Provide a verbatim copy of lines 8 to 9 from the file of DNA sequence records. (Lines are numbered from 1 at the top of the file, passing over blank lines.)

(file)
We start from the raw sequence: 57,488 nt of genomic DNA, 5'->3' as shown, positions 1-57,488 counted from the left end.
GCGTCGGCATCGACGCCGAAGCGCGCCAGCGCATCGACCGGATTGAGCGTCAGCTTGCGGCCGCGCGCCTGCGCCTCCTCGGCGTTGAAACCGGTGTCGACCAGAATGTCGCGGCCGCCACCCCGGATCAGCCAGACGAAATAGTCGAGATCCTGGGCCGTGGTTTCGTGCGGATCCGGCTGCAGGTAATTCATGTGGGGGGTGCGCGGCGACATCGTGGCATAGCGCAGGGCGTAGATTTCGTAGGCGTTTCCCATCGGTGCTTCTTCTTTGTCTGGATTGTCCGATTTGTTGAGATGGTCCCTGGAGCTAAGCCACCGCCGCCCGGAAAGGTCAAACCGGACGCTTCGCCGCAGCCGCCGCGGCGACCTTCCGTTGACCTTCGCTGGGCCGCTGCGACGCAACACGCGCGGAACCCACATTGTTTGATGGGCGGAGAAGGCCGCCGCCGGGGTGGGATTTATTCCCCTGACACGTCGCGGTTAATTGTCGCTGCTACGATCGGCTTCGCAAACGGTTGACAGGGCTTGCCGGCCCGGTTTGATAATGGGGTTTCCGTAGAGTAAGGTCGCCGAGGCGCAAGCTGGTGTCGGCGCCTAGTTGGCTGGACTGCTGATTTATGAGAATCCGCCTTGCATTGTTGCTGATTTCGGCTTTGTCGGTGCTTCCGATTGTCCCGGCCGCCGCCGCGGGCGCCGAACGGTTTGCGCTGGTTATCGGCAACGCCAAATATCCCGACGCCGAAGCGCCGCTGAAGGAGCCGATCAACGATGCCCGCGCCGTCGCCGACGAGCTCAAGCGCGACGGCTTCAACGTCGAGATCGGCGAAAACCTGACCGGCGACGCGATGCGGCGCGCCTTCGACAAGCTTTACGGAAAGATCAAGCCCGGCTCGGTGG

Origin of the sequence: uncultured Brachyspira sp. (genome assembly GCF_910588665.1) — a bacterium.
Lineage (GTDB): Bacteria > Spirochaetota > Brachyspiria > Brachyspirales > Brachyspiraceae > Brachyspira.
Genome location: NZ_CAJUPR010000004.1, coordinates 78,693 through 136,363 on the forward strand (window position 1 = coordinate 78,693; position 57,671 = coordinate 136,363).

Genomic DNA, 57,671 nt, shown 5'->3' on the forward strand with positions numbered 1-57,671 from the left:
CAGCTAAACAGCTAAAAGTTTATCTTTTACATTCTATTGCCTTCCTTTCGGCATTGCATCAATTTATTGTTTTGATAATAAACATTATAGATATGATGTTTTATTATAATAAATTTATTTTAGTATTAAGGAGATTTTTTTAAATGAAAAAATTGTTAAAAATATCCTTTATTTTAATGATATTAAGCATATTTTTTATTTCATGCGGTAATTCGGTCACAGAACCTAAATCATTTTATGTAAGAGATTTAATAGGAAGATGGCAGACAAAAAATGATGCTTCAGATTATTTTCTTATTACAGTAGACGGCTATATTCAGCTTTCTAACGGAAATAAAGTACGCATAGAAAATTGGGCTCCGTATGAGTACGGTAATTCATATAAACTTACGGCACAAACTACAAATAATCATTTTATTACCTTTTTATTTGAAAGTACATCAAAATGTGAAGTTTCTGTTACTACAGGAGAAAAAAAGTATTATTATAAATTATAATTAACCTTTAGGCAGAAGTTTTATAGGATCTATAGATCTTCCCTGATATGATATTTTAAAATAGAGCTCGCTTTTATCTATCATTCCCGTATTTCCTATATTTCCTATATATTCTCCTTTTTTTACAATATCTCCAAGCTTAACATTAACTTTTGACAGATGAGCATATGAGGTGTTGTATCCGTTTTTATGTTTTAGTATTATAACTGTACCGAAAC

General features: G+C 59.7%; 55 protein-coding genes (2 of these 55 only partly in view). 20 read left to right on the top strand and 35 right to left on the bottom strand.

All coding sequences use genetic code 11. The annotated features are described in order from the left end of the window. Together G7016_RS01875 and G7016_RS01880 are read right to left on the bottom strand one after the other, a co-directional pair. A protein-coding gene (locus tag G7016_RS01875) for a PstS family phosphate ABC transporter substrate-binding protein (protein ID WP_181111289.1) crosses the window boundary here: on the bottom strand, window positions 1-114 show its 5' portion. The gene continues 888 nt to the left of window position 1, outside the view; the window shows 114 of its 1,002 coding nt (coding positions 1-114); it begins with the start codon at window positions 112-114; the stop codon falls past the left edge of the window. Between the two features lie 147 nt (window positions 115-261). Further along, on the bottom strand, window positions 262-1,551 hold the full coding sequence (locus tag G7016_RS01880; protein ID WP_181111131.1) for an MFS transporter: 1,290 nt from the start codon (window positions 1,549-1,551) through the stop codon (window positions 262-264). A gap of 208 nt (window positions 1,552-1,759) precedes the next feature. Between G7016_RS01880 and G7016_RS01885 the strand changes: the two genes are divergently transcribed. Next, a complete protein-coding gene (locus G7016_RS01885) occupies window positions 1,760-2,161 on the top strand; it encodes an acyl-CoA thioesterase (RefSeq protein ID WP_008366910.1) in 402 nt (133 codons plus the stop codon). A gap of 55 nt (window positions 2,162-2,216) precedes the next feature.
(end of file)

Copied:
General features: G+C 59.7%; 55 protein-coding genes (2 of these 55 only partly in view). 20 read left to right on the top strand and 35 right to left on the bottom strand.

All coding sequences use genetic code 11. The annotated features are described in order from the left end of the window. Together G7016_RS01875 and G7016_RS01880 are read right to left on the bottom strand one after the other, a co-directional pair. A protein-coding gene (locus tag G7016_RS01875) for a PstS family phosphate ABC transporter substrate-binding protein (protein ID WP_181111289.1) crosses the window boundary here: on the bottom strand, window positions 1-114 show its 5' portion. The gene continues 888 nt to the left of window position 1, outside the view; the window shows 114 of its 1,002 coding nt (coding positions 1-114); it begins with the start codon at window positions 112-114; the stop codon falls past the left edge of the window. Between the two features lie 147 nt (window positions 115-261). Further along, on the bottom strand, window positions 262-1,551 hold the full coding sequence (locus tag G7016_RS01880; protein ID WP_181111131.1) for an MFS transporter: 1,290 nt from the start codon (window positions 1,549-1,551) through the stop codon (window positions 262-264). A gap of 208 nt (window positions 1,552-1,759) precedes the next feature. Between G7016_RS01880 and G7016_RS01885 the strand changes: the two genes are divergently transcribed. Next, a complete protein-coding gene (locus G7016_RS01885) occupies window positions 1,760-2,161 on the top strand; it encodes an acyl-CoA thioesterase (RefSeq protein ID WP_008366910.1) in 402 nt (133 codons plus the stop codon). A gap of 55 nt (window positions 2,162-2,216) precedes the next feature.